Though Senator Feingold's carefully spun claim can seem true at first glance, we've found evidence that the statement is "False." Feingold uses a misleading measurement to make this assertion, which he has stated repeatedly on the campaign trail. While Feingold was outspent in his first two elections in 1992 and 1998, his spending dwarfed that of his opponent in 2004. That is, unless you count spending the way that Feingold does, by comparing his spending to that of all the other candidates in an election combined
Federal Election Commission records
show that Feingold was indeed outspent by his opponents in his first two races, no matter how you do the math. Certainly, if you compare his spending to that of the Republican candidate in a head-to-head matchup, Feingold did more with less, being outspent by over $3 million in 1992 and by over $500,000 in 1998.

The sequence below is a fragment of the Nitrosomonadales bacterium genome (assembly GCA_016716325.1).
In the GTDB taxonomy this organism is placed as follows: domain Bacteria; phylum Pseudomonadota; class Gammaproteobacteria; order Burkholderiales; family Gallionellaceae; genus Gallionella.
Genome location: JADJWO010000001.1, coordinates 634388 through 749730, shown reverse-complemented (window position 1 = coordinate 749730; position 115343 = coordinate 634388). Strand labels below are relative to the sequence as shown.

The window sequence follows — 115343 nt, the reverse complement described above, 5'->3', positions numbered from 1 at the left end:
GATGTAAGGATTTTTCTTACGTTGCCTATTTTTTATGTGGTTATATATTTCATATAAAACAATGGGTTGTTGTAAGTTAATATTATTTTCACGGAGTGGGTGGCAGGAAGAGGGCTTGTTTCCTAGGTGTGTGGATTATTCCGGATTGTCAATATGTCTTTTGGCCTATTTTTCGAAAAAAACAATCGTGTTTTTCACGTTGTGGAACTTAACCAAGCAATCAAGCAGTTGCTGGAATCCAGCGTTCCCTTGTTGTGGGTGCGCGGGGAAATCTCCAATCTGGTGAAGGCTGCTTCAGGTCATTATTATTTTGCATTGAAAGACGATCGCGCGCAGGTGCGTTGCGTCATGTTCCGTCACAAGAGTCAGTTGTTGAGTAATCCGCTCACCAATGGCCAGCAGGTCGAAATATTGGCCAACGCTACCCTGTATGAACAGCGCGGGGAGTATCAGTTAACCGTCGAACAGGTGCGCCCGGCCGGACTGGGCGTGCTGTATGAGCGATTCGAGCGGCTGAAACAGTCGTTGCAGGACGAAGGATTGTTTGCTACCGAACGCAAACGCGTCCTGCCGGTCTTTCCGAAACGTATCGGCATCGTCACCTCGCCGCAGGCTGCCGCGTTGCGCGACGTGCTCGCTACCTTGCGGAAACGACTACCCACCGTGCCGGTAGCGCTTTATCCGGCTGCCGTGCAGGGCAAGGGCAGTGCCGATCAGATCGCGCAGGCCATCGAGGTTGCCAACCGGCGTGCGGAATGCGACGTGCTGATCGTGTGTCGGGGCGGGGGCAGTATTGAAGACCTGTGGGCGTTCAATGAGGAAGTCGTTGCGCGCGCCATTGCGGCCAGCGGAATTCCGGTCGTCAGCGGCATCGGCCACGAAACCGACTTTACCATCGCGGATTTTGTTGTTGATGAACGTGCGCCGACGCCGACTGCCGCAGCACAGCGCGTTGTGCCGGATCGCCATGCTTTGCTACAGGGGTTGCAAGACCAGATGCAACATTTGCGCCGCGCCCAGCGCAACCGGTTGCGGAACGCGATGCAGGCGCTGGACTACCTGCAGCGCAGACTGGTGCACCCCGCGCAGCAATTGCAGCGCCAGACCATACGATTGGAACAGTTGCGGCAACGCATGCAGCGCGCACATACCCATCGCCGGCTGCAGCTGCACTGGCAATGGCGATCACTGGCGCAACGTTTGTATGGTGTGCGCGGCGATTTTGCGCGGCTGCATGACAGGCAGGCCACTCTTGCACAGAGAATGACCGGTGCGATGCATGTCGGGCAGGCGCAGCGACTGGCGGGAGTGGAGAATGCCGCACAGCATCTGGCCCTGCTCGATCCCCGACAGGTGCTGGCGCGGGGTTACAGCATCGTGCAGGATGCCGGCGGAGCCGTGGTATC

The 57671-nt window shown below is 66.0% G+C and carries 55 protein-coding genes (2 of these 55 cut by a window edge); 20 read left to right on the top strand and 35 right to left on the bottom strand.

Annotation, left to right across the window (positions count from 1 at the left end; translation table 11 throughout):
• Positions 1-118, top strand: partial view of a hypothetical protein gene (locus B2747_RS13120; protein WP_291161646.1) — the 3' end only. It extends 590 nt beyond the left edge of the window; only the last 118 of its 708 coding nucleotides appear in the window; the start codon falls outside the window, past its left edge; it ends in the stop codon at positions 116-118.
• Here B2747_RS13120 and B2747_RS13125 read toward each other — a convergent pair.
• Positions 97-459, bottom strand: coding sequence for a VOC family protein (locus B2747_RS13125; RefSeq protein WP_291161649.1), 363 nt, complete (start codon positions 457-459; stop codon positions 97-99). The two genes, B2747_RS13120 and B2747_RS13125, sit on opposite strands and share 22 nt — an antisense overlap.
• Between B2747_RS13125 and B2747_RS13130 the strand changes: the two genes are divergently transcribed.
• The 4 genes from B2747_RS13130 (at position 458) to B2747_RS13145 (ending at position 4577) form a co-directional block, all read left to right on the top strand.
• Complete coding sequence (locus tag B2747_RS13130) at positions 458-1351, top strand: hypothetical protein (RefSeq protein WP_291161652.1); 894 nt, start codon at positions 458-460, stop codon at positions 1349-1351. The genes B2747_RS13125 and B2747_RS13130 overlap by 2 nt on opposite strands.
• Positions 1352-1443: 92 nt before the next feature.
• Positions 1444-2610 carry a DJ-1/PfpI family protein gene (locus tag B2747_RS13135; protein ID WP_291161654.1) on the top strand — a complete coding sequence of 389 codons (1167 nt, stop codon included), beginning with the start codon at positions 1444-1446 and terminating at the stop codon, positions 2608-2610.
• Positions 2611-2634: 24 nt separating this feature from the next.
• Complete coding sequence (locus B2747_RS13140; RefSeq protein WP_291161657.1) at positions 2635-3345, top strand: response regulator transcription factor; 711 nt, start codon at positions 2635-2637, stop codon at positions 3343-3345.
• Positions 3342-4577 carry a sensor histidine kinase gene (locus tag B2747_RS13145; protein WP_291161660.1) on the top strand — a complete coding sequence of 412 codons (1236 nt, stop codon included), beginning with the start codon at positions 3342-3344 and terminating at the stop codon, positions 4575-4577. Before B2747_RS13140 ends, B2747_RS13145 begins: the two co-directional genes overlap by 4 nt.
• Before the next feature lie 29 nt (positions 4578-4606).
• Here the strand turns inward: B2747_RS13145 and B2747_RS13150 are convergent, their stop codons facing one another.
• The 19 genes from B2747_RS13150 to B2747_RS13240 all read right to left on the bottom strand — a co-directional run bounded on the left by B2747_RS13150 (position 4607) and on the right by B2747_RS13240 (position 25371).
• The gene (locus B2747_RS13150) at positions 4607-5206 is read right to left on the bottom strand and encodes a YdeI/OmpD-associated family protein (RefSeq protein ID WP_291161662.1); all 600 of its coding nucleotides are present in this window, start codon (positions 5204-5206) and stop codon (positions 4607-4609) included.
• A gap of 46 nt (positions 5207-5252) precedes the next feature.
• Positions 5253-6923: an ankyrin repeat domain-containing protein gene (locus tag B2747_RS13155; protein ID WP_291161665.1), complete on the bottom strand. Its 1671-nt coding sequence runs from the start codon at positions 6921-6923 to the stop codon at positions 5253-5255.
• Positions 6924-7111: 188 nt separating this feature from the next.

However, in the 2004 election, Feingold outspent his opponent, Republican Tim Michaels, by a margin of between $3.7 million
and $5.7 million
, depending on how you source your information. PolitiFact
arrived at the more conservative figure, which is derived from this FEC document
, but NewsTrust member Gerard Barberi
posted a detailed and factual report from OpenSecrets.org
, which is transparent about its methodology and arrives at a much higher figure. The difference appears to be whether you count spending by outside groups, which Feingold does not. Still, giving the campaign that caveat, Feingold clearly outspent his opponent by a wide margin.
So how does Feingold get away with claiming that he's been "outspent every time?" According to Feingold campaign adviser John Kraus, Feingold compares his campaign's spending to the combined
spending of all other candidates
in the election, even the ones who aren't nominated
. We can thank PolitiFact
's Tom Kertscher for getting this clarification from Kraus. This excellent bit of fact-checking helps us explain the baffled feeling we have when looking at these numbers from OpenSecrets.org
and considering Feingold's statement. Despite Feingold's creative mathematics, we conclude that his statement is "False."
-- By Jon Mitchell, on behalf of NewsTrust Editors